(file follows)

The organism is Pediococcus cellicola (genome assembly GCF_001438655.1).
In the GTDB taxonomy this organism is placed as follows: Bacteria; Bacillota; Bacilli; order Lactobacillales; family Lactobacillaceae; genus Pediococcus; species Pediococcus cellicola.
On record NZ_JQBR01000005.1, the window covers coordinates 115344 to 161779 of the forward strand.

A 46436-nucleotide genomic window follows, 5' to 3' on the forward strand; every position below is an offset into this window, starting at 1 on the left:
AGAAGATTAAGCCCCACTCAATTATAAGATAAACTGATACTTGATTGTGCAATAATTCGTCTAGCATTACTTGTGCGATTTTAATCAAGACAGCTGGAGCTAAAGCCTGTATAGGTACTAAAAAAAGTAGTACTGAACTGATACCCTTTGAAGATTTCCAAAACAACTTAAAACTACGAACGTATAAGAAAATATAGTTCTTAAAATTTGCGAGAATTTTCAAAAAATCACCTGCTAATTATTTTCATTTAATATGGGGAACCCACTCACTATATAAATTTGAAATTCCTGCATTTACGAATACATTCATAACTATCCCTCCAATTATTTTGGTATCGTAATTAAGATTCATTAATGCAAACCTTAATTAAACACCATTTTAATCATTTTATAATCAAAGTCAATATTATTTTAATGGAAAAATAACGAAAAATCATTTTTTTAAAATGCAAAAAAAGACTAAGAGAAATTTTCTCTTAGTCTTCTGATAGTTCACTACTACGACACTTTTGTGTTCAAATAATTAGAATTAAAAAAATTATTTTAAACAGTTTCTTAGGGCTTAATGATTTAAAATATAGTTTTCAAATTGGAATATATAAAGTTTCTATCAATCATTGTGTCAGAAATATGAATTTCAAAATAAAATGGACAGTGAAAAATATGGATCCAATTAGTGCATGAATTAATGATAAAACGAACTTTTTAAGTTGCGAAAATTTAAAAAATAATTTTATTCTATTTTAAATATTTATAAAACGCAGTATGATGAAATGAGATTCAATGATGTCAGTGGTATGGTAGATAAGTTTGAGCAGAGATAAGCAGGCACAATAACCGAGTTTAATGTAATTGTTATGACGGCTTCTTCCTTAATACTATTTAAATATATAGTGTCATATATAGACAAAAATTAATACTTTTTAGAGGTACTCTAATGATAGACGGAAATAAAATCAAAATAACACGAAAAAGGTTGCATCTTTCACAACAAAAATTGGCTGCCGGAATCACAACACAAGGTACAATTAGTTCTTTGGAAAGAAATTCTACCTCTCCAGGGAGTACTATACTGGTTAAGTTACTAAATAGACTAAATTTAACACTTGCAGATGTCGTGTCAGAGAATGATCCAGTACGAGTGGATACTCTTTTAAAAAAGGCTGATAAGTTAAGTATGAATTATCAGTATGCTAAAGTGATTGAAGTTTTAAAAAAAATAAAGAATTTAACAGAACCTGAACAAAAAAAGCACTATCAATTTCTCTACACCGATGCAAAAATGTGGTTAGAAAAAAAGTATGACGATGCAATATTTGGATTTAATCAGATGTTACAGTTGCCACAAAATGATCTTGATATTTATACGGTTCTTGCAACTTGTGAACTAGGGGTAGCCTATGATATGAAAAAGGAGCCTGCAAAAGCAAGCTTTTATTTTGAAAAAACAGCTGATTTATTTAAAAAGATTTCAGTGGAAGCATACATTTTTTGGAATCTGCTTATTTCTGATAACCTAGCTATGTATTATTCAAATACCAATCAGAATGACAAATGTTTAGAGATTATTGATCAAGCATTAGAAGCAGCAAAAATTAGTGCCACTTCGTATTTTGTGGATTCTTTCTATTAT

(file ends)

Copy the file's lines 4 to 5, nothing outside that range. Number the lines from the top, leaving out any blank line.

A 46436-nucleotide genomic window follows, 5' to 3' on the forward strand; every position below is an offset into this window, starting at 1 on the left:
AGAAGATTAAGCCCCACTCAATTATAAGATAAACTGATACTTGATTGTGCAATAATTCGTCTAGCATTACTTGTGCGATTTTAATCAAGACAGCTGGAGCTAAAGCCTGTATAGGTACTAAAAAAAGTAGTACTGAACTGATACCCTTTGAAGATTTCCAAAACAACTTAAAACTACGAACGTATAAGAAAATATAGTTCTTAAAATTTGCGAGAATTTTCAAAAAATCACCTGCTAATTATTTTCATTTAATATGGGGAACCCACTCACTATATAAATTTGAAATTCCTGCATTTACGAATACATTCATAACTATCCCTCCAATTATTTTGGTATCGTAATTAAGATTCATTAATGCAAACCTTAATTAAACACCATTTTAATCATTTTATAATCAAAGTCAATATTATTTTAATGGAAAAATAACGAAAAATCATTTTTTTAAAATGCAAAAAAAGACTAAGAGAAATTTTCTCTTAGTCTTCTGATAGTTCACTACTACGACACTTTTGTGTTCAAATAATTAGAATTAAAAAAATTATTTTAAACAGTTTCTTAGGGCTTAATGATTTAAAATATAGTTTTCAAATTGGAATATATAAAGTTTCTATCAATCATTGTGTCAGAAATATGAATTTCAAAATAAAATGGACAGTGAAAAATATGGATCCAATTAGTGCATGAATTAATGATAAAACGAACTTTTTAAGTTGCGAAAATTTAAAAAATAATTTTATTCTATTTTAAATATTTATAAAACGCAGTATGATGAAATGAGATTCAATGATGTCAGTGGTATGGTAGATAAGTTTGAGCAGAGATAAGCAGGCACAATAACCGAGTTTAATGTAATTGTTATGACGGCTTCTTCCTTAATACTATTTAAATATATAGTGTCATATATAGACAAAAATTAATACTTTTTAGAGGTACTCTAATGATAGACGGAAATAAAATCAAAATAACACGAAAAAGGTTGCATCTTTCACAACAAAAATTGGCTGCCGGAATCACAACACAAGGTACAATTAGTTCTTTGGAAAGAAATTCTACCTCTCCAGGGAGTACTATACTGGTTAAGTTACTAAATAGACTAAATTTAACACTTGCAGATGTCGTGTCAGAGAATGATCCAGTACGAGTGGATACTCTTTTAAAAAAGGCTGATAAGTTAAGTATGAATTATCAGTATGCTAAAGTGATTGAAGTTTTAAAAAAAATAAAGAATTTAACAGAACCTGAACAAAAAAAGCACTATCAATTTCTCTACACCGATGCAAAAATGTGGTTAGAAAAAAAGTATGACGATGCAATATTTGGATTTAATCAGATGTTACAGTTGCCACAAAATGATCTTGATATTTATACGGTTCTTGCAACTTGTGAACTAGGGGTAGCCTATGATATGAAAAAGGAGCCTGCAAAAGCAAGCTTTTATTTTGAAAAAACAGCTGATTTATTTAAAAAGATTTCAGTGGAAGCATACATTTTTTGGAATCTGCTTATTTCTGATAACCTAGCTATGTATTATTCAAATACCAATCAGAATGACAAATGTTTAGAGATTATTGATCAAGCATTAGAAGCAGCAAAAATTAGTGCCACTTCGTATTTTGTGGATTCTTTCTATTAT